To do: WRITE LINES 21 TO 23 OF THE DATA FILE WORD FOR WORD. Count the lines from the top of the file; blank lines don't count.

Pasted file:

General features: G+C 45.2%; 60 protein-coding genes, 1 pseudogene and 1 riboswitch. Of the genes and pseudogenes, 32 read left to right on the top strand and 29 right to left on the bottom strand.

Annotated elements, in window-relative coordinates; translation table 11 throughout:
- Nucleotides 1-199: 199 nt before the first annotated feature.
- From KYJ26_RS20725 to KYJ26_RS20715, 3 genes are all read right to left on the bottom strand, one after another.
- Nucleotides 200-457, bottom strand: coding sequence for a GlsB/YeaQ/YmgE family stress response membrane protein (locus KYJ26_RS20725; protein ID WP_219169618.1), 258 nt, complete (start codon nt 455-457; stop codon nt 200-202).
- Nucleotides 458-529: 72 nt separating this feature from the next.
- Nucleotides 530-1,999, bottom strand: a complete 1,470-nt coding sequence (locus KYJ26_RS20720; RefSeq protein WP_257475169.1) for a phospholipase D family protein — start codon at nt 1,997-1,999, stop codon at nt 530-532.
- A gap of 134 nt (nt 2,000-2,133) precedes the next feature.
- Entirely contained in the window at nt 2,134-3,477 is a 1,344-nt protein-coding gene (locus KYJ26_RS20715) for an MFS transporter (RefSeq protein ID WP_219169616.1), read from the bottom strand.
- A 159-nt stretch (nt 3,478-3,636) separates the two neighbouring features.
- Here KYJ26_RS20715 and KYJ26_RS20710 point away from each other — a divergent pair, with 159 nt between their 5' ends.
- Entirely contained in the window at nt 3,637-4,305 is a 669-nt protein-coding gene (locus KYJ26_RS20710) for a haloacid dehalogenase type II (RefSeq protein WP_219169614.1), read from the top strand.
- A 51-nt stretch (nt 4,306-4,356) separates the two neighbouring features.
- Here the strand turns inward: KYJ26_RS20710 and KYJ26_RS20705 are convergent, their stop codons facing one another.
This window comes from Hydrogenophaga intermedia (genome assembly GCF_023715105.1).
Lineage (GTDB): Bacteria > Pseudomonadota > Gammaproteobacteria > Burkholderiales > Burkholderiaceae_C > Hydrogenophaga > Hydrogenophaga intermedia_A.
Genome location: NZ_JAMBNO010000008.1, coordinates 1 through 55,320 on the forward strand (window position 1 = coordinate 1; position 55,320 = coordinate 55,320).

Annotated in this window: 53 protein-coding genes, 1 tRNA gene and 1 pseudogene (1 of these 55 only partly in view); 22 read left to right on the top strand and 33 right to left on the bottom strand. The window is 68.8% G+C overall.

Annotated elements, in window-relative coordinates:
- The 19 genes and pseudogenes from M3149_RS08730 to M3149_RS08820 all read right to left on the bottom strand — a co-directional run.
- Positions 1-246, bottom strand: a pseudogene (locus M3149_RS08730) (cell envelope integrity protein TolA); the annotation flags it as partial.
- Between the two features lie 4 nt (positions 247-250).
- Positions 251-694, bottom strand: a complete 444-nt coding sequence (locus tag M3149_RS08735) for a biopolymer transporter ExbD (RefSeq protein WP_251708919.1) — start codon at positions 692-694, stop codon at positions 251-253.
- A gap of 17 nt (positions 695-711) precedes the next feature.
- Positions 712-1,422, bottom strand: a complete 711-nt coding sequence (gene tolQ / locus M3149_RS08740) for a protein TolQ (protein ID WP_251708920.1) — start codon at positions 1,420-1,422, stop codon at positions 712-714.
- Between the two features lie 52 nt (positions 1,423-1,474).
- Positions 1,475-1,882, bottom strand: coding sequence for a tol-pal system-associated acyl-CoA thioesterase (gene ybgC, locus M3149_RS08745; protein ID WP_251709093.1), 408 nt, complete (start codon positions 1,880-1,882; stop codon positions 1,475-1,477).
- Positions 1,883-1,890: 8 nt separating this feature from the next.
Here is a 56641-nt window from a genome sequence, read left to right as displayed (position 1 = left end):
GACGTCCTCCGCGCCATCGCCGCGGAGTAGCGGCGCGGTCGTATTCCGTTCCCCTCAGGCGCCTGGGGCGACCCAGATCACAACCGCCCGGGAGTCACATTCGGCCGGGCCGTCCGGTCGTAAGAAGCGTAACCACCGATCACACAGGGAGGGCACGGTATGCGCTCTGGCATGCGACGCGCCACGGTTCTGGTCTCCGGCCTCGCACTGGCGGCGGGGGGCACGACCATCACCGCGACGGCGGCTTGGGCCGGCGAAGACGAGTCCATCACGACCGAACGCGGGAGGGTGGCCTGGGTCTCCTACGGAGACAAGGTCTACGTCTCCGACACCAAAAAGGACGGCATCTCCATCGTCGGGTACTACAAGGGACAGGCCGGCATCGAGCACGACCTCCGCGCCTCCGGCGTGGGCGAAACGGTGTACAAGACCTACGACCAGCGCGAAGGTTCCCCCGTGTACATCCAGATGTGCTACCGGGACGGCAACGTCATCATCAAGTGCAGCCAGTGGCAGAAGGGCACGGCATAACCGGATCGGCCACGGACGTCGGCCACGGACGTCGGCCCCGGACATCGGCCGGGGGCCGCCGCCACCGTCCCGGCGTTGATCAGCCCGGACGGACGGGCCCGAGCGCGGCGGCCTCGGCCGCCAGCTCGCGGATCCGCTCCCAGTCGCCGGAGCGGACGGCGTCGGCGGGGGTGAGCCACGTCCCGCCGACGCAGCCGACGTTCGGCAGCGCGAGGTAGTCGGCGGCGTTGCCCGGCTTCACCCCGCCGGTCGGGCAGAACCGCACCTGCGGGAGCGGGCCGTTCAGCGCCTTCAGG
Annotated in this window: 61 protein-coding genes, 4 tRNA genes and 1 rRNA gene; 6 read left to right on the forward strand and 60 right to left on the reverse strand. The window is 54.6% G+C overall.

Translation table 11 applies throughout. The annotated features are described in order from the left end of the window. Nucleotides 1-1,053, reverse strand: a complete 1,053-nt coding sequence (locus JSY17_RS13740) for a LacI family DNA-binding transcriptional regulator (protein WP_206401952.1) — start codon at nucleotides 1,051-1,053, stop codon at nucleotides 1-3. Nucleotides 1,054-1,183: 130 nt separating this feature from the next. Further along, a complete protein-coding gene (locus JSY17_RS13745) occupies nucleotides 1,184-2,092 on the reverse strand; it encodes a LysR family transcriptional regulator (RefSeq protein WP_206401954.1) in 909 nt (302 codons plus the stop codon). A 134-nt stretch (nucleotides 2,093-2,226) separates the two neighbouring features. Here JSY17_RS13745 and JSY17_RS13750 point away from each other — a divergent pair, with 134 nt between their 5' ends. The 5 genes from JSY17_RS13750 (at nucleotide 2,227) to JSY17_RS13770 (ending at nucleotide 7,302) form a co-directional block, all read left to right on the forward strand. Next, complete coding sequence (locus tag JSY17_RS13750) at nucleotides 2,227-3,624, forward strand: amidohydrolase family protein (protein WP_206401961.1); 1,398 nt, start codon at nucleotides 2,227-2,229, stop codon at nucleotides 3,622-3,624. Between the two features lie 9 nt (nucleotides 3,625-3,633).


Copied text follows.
- Positions 1-246, bottom strand: a pseudogene (locus M3149_RS08730) (cell envelope integrity protein TolA); the annotation flags it as partial.
- Between the two features lie 4 nt (positions 247-250).
- Positions 251-694, bottom strand: a complete 444-nt coding sequence (locus tag M3149_RS08735) for a biopolymer transporter ExbD (RefSeq protein WP_251708919.1) — start codon at positions 692-694, stop codon at positions 251-253.